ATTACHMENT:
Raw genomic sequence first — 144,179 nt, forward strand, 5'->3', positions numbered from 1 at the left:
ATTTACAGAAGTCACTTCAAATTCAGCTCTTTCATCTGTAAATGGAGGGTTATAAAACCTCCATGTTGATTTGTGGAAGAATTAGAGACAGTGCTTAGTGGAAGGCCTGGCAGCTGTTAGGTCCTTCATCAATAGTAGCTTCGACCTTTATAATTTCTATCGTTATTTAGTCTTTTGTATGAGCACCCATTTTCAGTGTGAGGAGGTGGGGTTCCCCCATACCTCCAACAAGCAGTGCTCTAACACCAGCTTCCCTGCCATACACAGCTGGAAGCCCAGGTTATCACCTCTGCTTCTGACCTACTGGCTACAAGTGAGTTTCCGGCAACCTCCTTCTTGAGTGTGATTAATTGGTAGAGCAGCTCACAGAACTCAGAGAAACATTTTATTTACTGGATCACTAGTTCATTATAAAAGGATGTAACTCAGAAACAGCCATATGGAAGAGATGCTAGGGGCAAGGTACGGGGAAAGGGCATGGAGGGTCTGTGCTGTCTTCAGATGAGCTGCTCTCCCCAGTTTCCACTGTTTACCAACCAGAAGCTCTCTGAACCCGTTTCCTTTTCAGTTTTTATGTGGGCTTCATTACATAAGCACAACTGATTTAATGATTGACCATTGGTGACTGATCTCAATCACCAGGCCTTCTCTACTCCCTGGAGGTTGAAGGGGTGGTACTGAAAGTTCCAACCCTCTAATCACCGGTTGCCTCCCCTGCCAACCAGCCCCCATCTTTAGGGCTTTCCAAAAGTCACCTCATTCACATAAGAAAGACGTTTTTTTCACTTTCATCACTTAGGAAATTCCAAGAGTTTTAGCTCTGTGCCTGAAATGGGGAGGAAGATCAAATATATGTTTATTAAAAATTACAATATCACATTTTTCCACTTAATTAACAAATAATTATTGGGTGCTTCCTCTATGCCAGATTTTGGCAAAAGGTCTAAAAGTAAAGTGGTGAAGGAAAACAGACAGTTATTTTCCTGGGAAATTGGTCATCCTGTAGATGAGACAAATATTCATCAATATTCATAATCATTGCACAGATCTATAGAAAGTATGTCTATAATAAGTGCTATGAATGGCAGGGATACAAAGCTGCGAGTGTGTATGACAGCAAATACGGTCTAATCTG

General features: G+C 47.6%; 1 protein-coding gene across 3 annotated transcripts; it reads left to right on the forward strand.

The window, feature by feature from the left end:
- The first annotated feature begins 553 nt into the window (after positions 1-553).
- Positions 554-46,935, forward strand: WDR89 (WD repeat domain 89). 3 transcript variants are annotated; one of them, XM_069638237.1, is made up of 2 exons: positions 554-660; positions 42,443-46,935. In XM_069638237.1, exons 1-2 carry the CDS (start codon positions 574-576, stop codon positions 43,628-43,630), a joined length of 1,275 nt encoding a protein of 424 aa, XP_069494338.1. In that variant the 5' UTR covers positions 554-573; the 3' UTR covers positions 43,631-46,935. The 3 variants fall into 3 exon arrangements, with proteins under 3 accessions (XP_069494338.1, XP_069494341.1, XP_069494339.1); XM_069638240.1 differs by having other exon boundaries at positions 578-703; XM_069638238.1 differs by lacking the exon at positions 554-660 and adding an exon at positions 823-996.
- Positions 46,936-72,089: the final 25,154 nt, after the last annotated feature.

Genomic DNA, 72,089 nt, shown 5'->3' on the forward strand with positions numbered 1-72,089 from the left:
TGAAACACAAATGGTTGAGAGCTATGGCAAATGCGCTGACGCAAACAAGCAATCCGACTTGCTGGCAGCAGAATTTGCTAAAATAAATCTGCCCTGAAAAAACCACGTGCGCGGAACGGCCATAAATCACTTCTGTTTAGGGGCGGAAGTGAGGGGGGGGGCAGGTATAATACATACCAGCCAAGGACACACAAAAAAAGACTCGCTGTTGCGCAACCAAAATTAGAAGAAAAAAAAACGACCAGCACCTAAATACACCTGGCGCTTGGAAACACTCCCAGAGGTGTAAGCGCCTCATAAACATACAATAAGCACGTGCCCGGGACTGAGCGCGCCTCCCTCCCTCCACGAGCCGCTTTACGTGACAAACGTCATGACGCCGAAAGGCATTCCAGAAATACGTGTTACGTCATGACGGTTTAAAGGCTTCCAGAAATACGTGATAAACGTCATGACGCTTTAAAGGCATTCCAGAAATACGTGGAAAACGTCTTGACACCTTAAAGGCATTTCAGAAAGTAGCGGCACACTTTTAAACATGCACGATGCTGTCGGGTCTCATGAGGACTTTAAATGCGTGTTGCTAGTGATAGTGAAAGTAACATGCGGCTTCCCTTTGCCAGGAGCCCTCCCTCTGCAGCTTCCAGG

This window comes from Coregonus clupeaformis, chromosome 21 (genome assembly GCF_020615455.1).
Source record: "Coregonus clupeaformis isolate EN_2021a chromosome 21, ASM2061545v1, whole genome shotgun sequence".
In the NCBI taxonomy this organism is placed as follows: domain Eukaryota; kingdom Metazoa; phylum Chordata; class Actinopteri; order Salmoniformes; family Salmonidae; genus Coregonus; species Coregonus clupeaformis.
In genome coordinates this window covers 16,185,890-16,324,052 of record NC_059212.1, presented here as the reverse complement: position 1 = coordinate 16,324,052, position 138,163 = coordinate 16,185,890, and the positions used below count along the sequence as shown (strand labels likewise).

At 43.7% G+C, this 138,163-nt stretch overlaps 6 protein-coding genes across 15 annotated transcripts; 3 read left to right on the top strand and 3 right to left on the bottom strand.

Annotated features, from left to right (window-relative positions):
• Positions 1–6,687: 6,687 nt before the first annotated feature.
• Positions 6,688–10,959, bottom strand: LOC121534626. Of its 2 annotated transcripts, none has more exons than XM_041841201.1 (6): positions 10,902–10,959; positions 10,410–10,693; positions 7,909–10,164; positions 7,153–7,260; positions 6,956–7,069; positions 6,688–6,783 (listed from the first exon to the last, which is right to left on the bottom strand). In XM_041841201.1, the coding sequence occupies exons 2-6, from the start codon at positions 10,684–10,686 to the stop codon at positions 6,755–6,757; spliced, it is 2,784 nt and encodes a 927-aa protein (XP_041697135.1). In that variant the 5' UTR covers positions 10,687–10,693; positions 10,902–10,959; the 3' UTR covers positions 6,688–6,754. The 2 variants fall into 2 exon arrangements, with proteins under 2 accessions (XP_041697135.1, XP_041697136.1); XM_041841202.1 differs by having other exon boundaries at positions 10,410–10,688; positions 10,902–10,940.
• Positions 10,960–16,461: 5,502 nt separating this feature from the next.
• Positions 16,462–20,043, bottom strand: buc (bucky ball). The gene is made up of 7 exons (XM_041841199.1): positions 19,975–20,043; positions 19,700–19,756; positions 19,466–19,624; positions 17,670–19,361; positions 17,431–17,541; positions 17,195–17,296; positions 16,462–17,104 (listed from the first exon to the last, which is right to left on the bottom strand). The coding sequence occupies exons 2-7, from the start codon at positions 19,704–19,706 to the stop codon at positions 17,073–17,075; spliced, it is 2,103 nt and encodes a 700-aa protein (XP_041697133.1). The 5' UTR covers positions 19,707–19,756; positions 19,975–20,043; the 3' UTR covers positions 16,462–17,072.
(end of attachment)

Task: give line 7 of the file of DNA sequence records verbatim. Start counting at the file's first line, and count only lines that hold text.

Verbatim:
- Positions 46,936-72,089: the final 25,154 nt, after the last annotated feature.